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Here Bitsy looks back to her owner for support and guidance. Her whale eyes -- the whites showing around her pupils -- as well as her paw tentatively in the air and the ears back are telling me she isn't sure of my getting too close to her in this moment.

4. With leaning

I've worked with some large Labradors and Rottweilers (as well as other breeds) who love to lean on their human's leg while getting a scratch hello. The dog is often looking up and into the their humans' eyes during the lean in, looking all smiley with a mouth open and soft eyes. On the other paw, sometimes an insecure dog leans in for comfort and support. Nothing wrong with that.

Once, however, I met a "junkyard dog" who the owner proudly told me he had bred himself and that the dog was a combination of about five perceived tough-breed dogs. That dog never growled or put his hackles up when he met me. He gave me a hard stare on his way over to lean against my leg. It was not a loving lean. It made my blood run cold. He didn't bite me, but he warned me for sure. His body was stiff as a board, and his eyes told me that one wrong move and he'd dispatch me.

Take a look at what the face, body, and tail are doing as a dog leans in. You want to see an open mouth, rounded and relaxed eyes, and a relaxed body with a swooping big tail or butt wag.

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Radar is ready for human interaction here. You can tell by his relaxed, open mouth and soft eyes.

It's helpful to dogs everywhere for humans to slow their approach when meeting a new dog and to consider: Does this dog really want to greet me? Don't take it personally if the dog isn't interested. Petting such a dog is harmful to that dog, and who wants to be pushy to another species? Do take it personally, though, if you get any of the signs of affection noted above.

Read more by Annie Phenix:

About the author: Annie Phenix, CPDT-KA, is a force-free professional dog trainer enjoying her mountain-filled life in Colorado. She is a member of the Pet Professional Guild and the National Association of Canine Scent Work. She takes her highly trained dogs with them everywhere dogs are welcome because of their exceptionally good manners. Join Annie on her dog-training Facebook page.

Wed, 28 Jan 2015 02:00:00 -0800 /lifestyle/dogs-affection-humans-dog-behavior-body-language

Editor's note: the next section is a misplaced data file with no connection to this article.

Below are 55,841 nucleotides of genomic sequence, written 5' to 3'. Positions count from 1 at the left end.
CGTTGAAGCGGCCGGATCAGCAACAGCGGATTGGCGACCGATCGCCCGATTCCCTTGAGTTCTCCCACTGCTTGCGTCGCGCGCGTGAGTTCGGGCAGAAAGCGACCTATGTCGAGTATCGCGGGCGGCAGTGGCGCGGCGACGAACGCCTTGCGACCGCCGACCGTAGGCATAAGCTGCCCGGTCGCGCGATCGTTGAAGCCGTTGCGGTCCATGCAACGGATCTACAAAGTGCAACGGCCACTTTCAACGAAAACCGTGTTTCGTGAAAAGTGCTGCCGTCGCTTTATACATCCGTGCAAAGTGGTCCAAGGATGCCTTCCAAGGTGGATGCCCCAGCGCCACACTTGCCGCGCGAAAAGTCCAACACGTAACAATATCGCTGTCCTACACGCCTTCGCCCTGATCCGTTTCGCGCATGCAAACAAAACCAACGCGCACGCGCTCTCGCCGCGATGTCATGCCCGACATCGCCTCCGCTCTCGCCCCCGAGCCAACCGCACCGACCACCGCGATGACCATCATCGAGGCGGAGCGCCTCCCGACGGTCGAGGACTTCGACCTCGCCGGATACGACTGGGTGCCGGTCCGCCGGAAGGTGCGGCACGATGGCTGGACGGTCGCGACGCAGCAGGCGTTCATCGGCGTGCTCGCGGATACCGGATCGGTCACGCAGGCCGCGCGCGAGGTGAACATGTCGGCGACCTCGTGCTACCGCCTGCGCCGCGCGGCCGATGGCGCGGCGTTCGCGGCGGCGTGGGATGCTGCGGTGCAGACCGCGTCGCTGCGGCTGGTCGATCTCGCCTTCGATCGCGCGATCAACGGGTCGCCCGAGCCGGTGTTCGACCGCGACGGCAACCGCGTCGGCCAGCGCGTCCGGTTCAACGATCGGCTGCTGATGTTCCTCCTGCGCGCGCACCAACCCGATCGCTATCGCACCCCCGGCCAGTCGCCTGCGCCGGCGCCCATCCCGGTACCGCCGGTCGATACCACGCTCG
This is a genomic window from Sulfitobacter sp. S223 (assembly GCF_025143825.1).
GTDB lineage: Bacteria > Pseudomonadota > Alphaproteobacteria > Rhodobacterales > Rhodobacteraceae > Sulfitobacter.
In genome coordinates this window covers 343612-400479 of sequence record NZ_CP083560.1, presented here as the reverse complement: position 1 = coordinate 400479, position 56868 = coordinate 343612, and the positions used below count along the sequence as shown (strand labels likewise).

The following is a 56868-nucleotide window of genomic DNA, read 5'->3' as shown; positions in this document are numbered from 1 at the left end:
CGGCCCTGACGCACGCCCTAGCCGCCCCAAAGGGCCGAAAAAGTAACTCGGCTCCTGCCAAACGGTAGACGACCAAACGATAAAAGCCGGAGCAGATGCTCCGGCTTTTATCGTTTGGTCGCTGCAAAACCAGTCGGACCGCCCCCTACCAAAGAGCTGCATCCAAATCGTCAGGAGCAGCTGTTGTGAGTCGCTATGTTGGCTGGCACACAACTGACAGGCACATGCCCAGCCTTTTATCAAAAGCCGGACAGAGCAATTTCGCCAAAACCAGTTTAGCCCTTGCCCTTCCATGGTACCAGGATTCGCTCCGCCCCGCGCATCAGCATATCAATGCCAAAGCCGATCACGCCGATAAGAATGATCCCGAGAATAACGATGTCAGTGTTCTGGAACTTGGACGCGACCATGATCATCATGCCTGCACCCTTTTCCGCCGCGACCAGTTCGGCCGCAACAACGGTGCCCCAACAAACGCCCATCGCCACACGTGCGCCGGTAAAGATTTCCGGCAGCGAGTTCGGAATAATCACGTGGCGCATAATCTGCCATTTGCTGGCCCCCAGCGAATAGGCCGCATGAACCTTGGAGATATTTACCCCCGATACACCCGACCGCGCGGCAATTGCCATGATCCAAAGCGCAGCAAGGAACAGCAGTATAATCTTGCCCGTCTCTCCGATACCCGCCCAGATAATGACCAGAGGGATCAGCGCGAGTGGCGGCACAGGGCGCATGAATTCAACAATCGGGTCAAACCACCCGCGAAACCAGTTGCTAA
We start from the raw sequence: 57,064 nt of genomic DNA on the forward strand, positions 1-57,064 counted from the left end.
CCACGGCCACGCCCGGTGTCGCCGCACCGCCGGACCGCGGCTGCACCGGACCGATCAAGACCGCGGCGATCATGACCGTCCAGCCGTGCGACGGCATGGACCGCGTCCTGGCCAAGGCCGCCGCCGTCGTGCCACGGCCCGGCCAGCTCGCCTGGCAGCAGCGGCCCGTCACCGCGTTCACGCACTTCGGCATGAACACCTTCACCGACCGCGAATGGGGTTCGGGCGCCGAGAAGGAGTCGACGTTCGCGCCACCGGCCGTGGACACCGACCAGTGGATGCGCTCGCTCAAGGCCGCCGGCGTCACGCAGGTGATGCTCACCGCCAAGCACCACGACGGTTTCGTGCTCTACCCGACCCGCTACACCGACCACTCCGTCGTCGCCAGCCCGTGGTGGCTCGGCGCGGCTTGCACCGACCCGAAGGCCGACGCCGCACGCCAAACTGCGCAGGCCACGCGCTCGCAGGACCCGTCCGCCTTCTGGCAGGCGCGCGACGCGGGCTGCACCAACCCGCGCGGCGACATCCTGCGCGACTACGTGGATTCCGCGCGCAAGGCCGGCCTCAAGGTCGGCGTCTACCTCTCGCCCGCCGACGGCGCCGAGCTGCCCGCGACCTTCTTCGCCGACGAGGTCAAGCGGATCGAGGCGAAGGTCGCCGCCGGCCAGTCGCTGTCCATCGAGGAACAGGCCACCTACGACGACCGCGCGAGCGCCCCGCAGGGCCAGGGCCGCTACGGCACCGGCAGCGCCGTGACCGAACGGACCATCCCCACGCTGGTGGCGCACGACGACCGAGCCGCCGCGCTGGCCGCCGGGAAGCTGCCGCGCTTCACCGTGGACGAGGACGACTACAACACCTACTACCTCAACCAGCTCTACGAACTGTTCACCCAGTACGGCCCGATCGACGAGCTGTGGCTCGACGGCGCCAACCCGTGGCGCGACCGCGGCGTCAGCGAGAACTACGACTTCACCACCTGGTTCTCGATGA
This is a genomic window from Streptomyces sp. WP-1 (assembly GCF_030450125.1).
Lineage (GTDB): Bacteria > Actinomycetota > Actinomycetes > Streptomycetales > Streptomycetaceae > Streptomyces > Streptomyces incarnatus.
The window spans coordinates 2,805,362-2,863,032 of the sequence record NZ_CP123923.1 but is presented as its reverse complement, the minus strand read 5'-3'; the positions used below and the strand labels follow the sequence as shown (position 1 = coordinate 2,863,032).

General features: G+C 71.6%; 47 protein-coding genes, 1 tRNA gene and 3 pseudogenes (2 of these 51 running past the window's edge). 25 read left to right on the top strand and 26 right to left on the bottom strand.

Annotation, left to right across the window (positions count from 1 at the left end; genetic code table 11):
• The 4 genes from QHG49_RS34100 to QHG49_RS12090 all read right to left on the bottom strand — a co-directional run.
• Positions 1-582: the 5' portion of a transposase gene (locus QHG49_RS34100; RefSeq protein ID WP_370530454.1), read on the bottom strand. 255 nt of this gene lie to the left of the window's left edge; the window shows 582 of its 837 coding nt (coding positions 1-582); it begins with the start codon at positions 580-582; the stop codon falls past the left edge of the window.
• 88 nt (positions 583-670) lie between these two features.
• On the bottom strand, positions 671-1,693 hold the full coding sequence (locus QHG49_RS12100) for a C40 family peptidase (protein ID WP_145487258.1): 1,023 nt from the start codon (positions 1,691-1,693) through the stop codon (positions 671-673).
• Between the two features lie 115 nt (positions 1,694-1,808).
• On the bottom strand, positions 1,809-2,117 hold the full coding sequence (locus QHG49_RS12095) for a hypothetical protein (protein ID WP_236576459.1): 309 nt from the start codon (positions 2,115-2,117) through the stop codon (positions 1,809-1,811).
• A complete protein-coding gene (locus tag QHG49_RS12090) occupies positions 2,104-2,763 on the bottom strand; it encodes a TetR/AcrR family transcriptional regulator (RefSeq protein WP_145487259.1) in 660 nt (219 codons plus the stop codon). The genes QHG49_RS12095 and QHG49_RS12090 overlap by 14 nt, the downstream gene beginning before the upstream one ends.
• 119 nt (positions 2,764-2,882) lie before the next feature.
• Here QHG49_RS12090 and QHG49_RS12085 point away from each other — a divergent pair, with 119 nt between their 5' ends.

<![CDATA[Haiku by Dog: How Could You Leave Without Us?]]> Most of us do it every day. Sometimes multiple times in one day. At the very least, we'll do it several times a week. 

We go to work, to the store, to the post office or bank. We go out to dinner or the movies. We visit friends. We walk out of our homes. Without our dogs. 

To pups who crave the companionship of their human family, this is a near tragedy. It is unfathomable -- why we would leave them again and again. Which is why some dogs, like Tucker, may resort to devious means to delay or prevent us from ditching them -- however temporarily. 

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(All photos by Susan C. Willett)

Despite my dogs' best efforts, I do go places without them -- after I've given each one a treat to put the sweet in our parting's sorrow. Then the waiting -- the interminable waiting -- begins, along with the excruciating anticipation of a return. Because no matter how long I've been gone, to my dogs, it's been forever. Just ask Jasper.

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Then, there's that moment when they hear the car -- not just any car, but The Car -- come down the street and turn into the driveway. A quick peek out the window to confirm. Yes! It's her! A herd of galloping dogs thunders to the garage door to wait in fevered expectation and joyous expectation. There's the door slam. The sound of keys. The garage door opening. Lilah and her brothers wonder what is taking so long ...

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As I wade through sea of welcoming canine happiness, I know the whole process will repeat later today, or tomorrow. And I'll get the same greeting every time.

How do your dogs greet you? Tell us about it in the comments -- or write your own haiku! 

Read more Haiku by Dog:

About the author: Susan C. Willett is a writer, photographer, and blogger whose award-winning original stories, photography, poetry, and humor can be found at Life With Dogs and Cats. She lives in New Jersey with three dogs and four cats (all rescues) and at least a couple of humans -- all of whom provide inspiration for her work. Refusing to take sides in the interweb's dogs vs. cats debate, Susan enjoys observing the interspecies interaction among the varied inhabitants of her home -- like living in a reality TV show, only furrier. In addition to Life With Dogs and Cats, you can find more Lilah, Jasper, and Tucker (and the rest of the gang) on Haiku by Dog™Haiku by Cat™, and Dogs and Cats Texting. 

Tue, 27 Jan 2015 06:00:00 -0800 /lifestyle/haiku-by-dog-humor-poetry-leave-without-dog